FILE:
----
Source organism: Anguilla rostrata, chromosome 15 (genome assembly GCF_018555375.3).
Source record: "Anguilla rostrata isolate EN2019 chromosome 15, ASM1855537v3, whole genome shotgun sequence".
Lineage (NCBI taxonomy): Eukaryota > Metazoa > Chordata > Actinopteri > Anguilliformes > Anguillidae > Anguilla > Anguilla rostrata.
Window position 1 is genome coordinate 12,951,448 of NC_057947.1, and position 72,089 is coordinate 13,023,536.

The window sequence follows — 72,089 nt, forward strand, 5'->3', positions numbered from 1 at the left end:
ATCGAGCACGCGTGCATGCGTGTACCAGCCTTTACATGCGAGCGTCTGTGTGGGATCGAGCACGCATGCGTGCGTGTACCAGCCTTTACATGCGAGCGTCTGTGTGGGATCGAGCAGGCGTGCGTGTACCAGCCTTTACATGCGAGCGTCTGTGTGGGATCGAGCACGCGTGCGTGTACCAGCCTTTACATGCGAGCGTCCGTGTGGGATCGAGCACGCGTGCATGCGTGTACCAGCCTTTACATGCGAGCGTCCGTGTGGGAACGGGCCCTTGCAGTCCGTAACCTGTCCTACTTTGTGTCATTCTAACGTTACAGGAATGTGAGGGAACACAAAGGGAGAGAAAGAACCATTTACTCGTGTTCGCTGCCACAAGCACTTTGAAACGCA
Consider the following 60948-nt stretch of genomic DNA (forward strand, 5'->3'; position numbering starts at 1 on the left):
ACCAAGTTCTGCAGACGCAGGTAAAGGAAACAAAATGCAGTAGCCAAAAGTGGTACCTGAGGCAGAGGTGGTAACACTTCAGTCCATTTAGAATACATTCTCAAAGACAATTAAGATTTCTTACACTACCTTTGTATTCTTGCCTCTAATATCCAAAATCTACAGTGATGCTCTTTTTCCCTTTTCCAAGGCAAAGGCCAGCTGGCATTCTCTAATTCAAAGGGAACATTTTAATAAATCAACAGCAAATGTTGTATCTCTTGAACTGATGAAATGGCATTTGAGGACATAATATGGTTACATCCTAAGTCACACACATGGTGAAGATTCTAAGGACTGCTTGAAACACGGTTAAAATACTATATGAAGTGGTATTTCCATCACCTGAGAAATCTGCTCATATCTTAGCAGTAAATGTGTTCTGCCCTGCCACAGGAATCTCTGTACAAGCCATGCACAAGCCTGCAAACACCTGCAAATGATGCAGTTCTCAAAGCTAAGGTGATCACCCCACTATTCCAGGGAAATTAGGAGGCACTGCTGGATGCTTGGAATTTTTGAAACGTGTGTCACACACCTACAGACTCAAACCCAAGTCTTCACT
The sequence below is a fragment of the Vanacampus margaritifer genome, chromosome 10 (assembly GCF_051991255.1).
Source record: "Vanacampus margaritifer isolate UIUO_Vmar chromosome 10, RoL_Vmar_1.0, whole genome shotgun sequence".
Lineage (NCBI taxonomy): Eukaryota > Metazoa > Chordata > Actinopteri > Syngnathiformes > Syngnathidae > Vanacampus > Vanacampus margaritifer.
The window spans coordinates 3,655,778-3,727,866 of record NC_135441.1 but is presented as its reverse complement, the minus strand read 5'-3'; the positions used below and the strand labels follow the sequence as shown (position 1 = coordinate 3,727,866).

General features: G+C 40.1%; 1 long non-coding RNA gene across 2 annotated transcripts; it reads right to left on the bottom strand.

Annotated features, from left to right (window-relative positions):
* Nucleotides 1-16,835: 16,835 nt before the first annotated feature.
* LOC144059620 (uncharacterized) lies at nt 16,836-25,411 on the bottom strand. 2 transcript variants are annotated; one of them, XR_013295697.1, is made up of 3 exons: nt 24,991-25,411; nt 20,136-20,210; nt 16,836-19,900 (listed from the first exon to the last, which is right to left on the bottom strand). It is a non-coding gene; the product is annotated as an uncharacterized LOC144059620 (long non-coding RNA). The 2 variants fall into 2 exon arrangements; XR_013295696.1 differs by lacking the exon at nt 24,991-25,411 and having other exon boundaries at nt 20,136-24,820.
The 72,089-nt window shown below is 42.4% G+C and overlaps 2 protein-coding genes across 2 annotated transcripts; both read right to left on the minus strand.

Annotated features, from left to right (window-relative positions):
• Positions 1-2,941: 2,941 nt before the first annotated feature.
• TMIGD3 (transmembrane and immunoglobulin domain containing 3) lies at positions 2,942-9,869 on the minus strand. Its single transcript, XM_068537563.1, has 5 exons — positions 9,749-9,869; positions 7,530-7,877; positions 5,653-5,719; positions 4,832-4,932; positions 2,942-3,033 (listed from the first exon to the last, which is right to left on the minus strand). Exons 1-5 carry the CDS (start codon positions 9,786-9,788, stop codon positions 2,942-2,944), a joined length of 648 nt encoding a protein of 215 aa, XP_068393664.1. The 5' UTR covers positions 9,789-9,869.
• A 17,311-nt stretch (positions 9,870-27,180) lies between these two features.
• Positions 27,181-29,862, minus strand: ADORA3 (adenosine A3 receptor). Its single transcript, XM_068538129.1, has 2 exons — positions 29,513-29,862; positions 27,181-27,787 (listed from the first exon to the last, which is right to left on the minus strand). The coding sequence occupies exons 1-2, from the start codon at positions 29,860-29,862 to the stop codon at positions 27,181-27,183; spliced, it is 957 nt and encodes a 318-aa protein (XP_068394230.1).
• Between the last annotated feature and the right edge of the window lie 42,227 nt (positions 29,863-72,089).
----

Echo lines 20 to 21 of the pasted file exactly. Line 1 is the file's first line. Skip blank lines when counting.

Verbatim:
• TMIGD3 (transmembrane and immunoglobulin domain containing 3) lies at positions 2,942-9,869 on the minus strand. Its single transcript, XM_068537563.1, has 5 exons — positions 9,749-9,869; positions 7,530-7,877; positions 5,653-5,719; positions 4,832-4,932; positions 2,942-3,033 (listed from the first exon to the last, which is right to left on the minus strand). Exons 1-5 carry the CDS (start codon positions 9,786-9,788, stop codon positions 2,942-2,944), a joined length of 648 nt encoding a protein of 215 aa, XP_068393664.1. The 5' UTR covers positions 9,789-9,869.
• A 17,311-nt stretch (positions 9,870-27,180) lies between these two features.